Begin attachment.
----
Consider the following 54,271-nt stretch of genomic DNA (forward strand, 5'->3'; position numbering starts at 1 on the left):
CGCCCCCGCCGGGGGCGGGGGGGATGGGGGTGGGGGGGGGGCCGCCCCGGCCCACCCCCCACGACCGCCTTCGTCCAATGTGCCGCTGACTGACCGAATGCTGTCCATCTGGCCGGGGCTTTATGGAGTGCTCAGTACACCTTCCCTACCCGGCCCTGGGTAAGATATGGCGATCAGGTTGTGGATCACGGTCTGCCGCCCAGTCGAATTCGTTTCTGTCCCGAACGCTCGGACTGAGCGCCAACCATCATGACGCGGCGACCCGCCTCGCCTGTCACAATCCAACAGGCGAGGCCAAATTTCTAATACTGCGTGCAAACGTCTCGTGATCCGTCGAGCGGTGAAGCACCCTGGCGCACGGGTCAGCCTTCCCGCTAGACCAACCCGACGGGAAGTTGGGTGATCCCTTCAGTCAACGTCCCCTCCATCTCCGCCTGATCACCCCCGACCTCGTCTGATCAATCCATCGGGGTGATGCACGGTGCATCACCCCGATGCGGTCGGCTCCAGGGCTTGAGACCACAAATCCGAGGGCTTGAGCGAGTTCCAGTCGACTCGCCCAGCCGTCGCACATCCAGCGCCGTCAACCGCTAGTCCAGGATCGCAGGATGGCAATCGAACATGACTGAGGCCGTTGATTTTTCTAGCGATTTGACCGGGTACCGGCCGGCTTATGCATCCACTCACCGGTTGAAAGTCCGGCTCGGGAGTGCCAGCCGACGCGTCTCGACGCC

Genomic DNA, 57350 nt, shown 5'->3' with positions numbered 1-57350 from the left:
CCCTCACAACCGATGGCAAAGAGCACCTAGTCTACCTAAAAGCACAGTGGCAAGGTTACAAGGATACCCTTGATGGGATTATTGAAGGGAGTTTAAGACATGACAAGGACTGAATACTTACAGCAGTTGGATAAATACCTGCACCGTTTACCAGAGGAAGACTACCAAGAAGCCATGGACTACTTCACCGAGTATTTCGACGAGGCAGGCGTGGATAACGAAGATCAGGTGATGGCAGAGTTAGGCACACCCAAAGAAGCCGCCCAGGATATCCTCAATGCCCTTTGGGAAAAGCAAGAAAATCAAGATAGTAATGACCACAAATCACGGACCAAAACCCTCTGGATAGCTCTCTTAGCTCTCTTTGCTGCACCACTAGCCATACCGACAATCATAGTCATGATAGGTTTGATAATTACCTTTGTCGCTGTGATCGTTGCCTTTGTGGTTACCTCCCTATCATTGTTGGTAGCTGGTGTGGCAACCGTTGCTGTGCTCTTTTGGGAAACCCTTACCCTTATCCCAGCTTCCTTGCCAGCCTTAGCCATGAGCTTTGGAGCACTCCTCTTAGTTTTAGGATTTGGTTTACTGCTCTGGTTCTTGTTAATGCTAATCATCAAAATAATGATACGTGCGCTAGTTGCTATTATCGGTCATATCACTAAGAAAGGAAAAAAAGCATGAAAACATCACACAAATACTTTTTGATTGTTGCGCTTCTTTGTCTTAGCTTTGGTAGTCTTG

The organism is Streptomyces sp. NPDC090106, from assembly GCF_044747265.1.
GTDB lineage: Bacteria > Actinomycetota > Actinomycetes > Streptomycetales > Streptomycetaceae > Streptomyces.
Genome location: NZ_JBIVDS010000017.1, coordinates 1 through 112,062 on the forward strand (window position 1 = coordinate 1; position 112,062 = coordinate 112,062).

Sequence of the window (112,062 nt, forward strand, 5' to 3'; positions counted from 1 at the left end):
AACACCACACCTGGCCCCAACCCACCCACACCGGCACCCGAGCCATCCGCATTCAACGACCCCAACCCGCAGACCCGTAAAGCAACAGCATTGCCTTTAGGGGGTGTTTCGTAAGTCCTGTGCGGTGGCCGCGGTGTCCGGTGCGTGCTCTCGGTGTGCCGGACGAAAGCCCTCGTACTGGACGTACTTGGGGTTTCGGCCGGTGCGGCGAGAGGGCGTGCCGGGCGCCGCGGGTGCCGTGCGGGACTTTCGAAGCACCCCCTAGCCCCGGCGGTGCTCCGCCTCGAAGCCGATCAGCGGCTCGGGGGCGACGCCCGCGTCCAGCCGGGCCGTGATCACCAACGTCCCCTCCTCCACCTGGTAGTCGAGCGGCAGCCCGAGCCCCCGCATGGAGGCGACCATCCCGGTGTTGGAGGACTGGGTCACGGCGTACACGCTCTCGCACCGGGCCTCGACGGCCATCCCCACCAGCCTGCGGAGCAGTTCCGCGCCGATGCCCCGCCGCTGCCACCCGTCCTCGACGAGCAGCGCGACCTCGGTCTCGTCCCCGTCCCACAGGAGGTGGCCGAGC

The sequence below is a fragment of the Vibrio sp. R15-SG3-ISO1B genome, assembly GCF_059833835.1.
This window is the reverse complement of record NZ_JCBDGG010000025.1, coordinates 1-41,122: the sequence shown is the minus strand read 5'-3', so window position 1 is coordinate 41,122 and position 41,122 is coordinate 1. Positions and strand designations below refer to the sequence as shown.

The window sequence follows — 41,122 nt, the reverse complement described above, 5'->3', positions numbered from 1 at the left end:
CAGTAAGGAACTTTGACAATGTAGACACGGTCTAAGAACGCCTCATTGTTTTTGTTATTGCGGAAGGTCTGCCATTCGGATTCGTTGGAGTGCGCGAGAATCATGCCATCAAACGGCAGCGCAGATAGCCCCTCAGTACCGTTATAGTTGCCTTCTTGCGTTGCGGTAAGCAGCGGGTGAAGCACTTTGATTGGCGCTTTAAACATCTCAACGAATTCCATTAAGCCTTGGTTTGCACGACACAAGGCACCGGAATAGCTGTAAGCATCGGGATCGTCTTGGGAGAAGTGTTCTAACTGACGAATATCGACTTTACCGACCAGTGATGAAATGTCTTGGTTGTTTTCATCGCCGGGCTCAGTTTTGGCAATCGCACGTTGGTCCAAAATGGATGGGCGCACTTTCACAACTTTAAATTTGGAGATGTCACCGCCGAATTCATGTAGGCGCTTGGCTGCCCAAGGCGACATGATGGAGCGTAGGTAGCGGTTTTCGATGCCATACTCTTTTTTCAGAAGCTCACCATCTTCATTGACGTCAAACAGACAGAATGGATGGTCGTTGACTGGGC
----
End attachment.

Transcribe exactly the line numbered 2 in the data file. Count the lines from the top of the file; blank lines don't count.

CGCCCCCGCCGGGGGCGGGGGGGATGGGGGTGGGGGGGGGGCCGCCCCGGCCCACCCCCCACGACCGCCTTCGTCCAATGTGCCGCTGACTGACCGAATGCTGTCCATCTGGCCGGGGCTTTATGGAGTGCTCAGTACACCTTCCCTACCCGGCCCTGGGTAAGATATGGCGATCAGGTTGTGGATCACGGTCTGCCGCCCAGTCGAATTCGTTTCTGTCCCGAACGCTCGGACTGAGCGCCAACCATCATGACGCGGCGACCCGCCTCGCCTGTCACAATCCAACAGGCGAGGCCAAATTTCTAATACTGCGTGCAAACGTCTCGTGATCCGTCGAGCGGTGAAGCACCCTGGCGCACGGGTCAGCCTTCCCGCTAGACCAACCCGACGGGAAGTTGGGTGATCCCTTCAGTCAACGTCCCCTCCATCTCCGCCTGATCACCCCCGACCTCGTCTGATCAATCCATCGGGGTGATGCACGGTGCATCACCCCGATGCGGTCGGCTCCAGGGCTTGAGACCACAAATCCGAGGGCTTGAGCGAGTTCCAGTCGACTCGCCCAGCCGTCGCACATCCAGCGCCGTCAACCGCTAGTCCAGGATCGCAGGATGGCAATCGAACATGACTGAGGCCGTTGATTTTTCTAGCGATTTGACCGGGTACCGGCCGGCTTATGCATCCACTCACCGGTTGAAAGTCCGGCTCGGGAGTGCCAGCCGACGCGTCTCGACGCC